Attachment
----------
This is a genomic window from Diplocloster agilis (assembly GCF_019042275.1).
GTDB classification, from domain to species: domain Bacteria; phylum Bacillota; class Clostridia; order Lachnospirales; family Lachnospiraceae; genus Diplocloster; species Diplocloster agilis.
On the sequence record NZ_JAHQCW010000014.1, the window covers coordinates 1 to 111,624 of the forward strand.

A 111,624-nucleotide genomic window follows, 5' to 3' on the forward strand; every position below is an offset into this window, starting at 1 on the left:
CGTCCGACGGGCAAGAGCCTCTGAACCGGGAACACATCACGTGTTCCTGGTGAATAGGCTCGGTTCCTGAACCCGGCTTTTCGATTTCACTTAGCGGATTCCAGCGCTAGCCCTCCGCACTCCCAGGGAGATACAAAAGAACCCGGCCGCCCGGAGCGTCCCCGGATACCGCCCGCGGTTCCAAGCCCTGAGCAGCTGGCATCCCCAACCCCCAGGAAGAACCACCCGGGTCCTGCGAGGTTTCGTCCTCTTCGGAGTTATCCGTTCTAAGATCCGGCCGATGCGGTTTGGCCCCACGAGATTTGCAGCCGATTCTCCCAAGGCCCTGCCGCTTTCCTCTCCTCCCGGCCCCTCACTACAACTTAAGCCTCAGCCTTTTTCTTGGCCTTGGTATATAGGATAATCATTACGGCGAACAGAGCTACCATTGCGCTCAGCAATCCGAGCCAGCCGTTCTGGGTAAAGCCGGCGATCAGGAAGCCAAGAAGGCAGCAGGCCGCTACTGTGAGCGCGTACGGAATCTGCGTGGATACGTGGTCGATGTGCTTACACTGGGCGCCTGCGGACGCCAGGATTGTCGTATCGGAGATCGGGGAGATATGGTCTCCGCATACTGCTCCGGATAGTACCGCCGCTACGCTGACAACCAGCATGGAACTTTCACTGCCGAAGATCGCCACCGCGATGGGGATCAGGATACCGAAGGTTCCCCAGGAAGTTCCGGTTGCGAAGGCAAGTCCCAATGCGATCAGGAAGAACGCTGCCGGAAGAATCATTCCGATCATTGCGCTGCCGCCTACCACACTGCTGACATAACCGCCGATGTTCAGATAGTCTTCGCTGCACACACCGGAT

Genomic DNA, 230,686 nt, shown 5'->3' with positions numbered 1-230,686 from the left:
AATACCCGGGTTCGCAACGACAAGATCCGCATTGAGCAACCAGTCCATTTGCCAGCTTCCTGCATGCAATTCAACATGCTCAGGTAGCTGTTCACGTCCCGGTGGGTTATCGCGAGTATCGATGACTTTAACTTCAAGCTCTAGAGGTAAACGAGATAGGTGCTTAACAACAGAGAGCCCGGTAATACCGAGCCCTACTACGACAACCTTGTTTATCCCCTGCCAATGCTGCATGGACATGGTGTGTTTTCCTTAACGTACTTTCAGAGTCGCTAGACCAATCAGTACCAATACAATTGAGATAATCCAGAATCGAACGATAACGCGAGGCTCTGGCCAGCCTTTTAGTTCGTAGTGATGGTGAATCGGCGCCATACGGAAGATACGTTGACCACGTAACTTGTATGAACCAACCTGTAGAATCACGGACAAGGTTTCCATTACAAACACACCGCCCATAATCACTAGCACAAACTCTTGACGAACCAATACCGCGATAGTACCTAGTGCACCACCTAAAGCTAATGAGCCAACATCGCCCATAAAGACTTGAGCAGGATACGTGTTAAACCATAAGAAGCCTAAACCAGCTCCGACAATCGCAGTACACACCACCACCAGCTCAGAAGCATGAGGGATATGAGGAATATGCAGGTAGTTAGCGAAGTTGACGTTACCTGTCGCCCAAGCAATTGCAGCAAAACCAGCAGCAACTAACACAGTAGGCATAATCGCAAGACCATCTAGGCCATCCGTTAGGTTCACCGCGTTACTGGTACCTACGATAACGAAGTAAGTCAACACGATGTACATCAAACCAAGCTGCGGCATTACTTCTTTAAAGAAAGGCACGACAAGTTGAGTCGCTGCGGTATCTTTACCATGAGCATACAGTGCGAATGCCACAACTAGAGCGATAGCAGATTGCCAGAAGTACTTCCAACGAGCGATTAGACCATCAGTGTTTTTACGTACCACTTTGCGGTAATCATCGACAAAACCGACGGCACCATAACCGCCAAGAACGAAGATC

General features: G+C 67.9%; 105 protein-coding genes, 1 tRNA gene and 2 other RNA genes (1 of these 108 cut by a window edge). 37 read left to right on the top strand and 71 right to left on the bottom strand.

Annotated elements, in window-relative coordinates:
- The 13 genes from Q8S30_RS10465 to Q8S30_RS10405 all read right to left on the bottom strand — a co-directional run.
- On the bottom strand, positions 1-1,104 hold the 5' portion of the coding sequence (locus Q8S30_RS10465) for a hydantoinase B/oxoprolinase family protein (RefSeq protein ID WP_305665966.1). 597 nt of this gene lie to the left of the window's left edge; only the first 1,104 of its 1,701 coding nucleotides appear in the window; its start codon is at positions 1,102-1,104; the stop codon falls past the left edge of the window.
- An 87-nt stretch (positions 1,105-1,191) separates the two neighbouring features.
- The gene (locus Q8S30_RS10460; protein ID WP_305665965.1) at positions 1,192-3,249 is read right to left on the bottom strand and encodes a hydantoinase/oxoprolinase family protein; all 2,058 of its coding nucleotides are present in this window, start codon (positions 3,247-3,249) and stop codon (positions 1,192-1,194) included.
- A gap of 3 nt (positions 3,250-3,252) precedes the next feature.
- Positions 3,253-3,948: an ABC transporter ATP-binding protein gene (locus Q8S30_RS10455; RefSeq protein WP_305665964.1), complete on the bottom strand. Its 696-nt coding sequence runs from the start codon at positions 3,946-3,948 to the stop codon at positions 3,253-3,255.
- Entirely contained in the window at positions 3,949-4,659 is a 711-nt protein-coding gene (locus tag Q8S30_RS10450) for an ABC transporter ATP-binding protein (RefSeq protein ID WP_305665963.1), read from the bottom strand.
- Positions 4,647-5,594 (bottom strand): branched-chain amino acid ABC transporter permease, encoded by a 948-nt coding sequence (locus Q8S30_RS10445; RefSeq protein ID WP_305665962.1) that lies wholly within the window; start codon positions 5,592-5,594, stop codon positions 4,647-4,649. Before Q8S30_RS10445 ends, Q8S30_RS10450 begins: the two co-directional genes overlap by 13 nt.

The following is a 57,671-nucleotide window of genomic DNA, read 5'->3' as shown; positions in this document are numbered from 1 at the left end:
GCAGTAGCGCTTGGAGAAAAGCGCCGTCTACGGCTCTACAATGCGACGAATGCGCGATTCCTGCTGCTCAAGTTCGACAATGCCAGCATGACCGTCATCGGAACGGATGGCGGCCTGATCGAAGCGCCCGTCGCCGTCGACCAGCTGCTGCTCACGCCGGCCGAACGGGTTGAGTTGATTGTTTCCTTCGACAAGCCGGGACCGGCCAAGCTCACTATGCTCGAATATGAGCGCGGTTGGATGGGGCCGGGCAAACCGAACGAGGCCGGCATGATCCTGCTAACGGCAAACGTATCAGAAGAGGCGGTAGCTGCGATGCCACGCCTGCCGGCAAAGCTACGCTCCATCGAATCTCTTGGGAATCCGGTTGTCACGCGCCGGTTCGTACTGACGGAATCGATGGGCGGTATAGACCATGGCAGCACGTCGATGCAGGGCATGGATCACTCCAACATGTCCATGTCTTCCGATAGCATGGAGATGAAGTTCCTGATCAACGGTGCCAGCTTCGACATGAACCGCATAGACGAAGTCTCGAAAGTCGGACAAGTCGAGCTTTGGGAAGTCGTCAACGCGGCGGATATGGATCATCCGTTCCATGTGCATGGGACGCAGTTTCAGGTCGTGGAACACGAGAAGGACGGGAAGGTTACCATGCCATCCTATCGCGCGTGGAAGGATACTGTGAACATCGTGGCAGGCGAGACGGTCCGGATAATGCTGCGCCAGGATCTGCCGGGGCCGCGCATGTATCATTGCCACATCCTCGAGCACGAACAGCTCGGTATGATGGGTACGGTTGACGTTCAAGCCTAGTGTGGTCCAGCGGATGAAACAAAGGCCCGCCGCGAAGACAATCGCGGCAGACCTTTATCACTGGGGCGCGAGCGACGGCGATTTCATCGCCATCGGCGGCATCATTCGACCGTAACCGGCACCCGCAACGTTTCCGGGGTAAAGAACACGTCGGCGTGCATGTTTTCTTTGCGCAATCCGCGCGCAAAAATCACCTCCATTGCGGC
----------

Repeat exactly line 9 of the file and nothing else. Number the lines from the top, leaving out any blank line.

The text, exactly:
Annotated elements, in window-relative coordinates: